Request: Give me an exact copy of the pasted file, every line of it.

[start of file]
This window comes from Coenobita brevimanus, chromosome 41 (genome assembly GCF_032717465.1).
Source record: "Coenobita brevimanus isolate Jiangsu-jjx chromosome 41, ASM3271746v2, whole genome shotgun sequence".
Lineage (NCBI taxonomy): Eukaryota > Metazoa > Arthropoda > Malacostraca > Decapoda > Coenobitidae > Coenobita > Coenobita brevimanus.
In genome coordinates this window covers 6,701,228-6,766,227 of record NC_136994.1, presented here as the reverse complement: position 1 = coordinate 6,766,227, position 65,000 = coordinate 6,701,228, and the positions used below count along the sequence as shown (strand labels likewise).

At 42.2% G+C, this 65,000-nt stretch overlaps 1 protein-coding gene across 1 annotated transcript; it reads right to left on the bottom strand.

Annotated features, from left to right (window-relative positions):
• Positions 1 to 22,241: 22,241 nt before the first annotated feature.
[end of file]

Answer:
This window comes from Coenobita brevimanus, chromosome 41 (genome assembly GCF_032717465.1).
Source record: "Coenobita brevimanus isolate Jiangsu-jjx chromosome 41, ASM3271746v2, whole genome shotgun sequence".
Lineage (NCBI taxonomy): Eukaryota > Metazoa > Arthropoda > Malacostraca > Decapoda > Coenobitidae > Coenobita > Coenobita brevimanus.
In genome coordinates this window covers 6,701,228-6,766,227 of record NC_136994.1, presented here as the reverse complement: position 1 = coordinate 6,766,227, position 65,000 = coordinate 6,701,228, and the positions used below count along the sequence as shown (strand labels likewise).

At 42.2% G+C, this 65,000-nt stretch overlaps 1 protein-coding gene across 1 annotated transcript; it reads right to left on the bottom strand.

Annotated features, from left to right (window-relative positions):
• Positions 1 to 22,241: 22,241 nt before the first annotated feature.